In this action-packed talent market, we’re seeing lots of first-time leaders step up to the plate. And this transition sure can be scary! Some organizations are taking a “thoughts and prayers” approach to readying these first-timers. Others are giving the gift of skills-based training. But nearly all are leaving these new leaders woefully unready – AND are missing an opportunity to empower said leaders to really harness potential and amplify results. Because stepping into leadership requires so much more than a toolbox full of skills. It requires a mindset shift, a safe space in which to practice and play and ask “dumb” questions and find support and build confidence. Our work with new leaders engages cohorts not just in skill-building (though we do that), but in a much richer experience of practice and reflection and dialog and accountability. If your organization has some new leaders coming up the ranks, here are 6 of the principles on which we build our programs.
1. What got you here won’t get you there
The great Marshall Goldsmith said it best.
Most first-time leaders have been promoted on the merits of their individual contributions. And now, so suddenly, their success comes not from what they themselves can deliver, but rather what they can unlock and harness from their teams.
This is a massive mindset shift – and a hard one to make.
We love to begin with some discussion around why this shift is critical, what it means for them, and how to translate this shift into action and behavior.
2. Manage energy like your number one asset
Because it is – yours and theirs.
First-time leaders come out of the gate hot! They’re ready for action, wanting to dive in and turn everything to gold!
But overzealous leaders are at risk of colliding with burnout – be it their own or members of their team.
We talk to new leaders about pace and priorities. About keeping an eye on their tanks, recognizing the signals that they’re dancing-near-empty, having recharge strategies on-hand, and encouraging their teams to do the same.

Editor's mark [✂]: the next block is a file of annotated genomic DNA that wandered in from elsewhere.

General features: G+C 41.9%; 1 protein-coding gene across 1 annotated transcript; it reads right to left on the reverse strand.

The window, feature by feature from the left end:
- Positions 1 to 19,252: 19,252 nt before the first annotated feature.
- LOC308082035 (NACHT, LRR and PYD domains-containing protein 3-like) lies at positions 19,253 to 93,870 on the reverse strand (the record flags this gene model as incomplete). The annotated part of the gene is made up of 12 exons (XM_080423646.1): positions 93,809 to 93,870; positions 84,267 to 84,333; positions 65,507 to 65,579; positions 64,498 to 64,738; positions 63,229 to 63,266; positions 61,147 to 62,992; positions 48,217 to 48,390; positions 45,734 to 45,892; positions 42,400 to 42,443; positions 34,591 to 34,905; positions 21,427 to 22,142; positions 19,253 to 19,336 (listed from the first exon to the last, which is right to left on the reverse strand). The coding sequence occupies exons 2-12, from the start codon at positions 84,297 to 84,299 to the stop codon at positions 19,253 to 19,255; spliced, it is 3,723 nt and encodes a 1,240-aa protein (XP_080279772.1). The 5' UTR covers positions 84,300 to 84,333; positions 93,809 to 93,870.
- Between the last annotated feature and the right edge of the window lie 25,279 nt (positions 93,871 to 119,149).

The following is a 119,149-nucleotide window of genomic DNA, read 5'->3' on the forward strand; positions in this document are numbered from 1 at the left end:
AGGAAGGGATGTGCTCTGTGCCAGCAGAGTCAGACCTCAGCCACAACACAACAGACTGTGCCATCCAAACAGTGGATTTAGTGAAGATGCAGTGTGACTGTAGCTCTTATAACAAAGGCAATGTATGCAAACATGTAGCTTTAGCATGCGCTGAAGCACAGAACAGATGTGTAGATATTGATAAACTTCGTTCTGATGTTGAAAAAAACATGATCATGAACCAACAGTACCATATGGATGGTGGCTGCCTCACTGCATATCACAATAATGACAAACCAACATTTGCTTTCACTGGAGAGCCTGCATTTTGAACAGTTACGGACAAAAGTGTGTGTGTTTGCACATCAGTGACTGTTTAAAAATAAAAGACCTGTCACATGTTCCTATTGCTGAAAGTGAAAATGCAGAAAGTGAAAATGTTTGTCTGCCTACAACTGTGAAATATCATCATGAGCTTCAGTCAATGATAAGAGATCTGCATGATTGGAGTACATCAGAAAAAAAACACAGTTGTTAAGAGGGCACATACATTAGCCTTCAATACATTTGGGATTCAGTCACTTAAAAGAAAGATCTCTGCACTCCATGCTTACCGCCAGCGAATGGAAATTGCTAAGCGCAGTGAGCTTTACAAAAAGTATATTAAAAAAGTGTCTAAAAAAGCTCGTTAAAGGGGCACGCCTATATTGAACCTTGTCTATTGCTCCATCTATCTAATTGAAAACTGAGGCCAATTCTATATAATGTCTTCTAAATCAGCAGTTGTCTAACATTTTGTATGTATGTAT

Keeping burnout at bay is one of the most crucial leadership capabilities of the current moment.
3. Know and flex your norms
Leadership isn’t about showing up a certain, single way. It’s about understanding how you’re showing up and being willing and able to flex based on the person or moment in front of you. We work with new leaders on discovering how their teams and peers experience them – both in moments of calm and of storm. We discuss the pros and cons of our normative styles, and strategies for adapting to moments of stress or to people who require a different approach. Flexy is the new black.
4. Connect and they will come
Establishing trust, leaning into empathy, authenticity, clarity, and just making time to get to know your people – this is the golden pathway to everything.
New leaders are often so hungry to deliver a result, they miss the boat on building a coalition with their team.
When we begin with connection, we earn the right to do the harder things – like coach, give feedback, manage performance…but also the privilege of witnessing collaboration, hearing amazing ideas, the unspoken risks we almost missed, the “dumb” questions that highlight new approaches.
5. Build a power network of peers
We learn the facts of leadership – the steps, the tools – in classes and books. We learn the art of leadership through practice and fails and pain.
The power of a peer network – others experiencing similar challenges – can’t be underestimated. As a new leader, having a safe space in which to share experiences, to practice hard conversations, test out messaging, debrief on emotional moments…it’s priceless. It’s such a valuable way to grow skill and confidence, to refine approaches and get new ideas.
Peer coaching networks are the way to go. That’s why we build these in.
6. Focus on your locus
Often, new leaders are eager beavers. They learn a thing and want to practice it pronto. And then – boom. Reality smacks them in the face. Forces outside of their control – like too many priorities or unclear decision rights or mixed messaging from above or a million other things – get in the way. So new leaders get discouraged and they freeze. There are always things we can control and things we can not. So rather than getting hung up on what’s outside our influence, we encourage new leaders to shape what’s within it. Maybe a complicated org change is in the works – and they can’t control its content. But they can control, the clarity and empathy with which they communicate the details. They can control how available they are to their teams, how well they hear concerns and address questions. There are always actions we can take – momentum that’s ours to own. We empower this belief. And it will move your leaders forward every time. I’d love to talk to you about readying your newest cohort of new or aspiring leaders. If you’d like to explore…please reach on out today!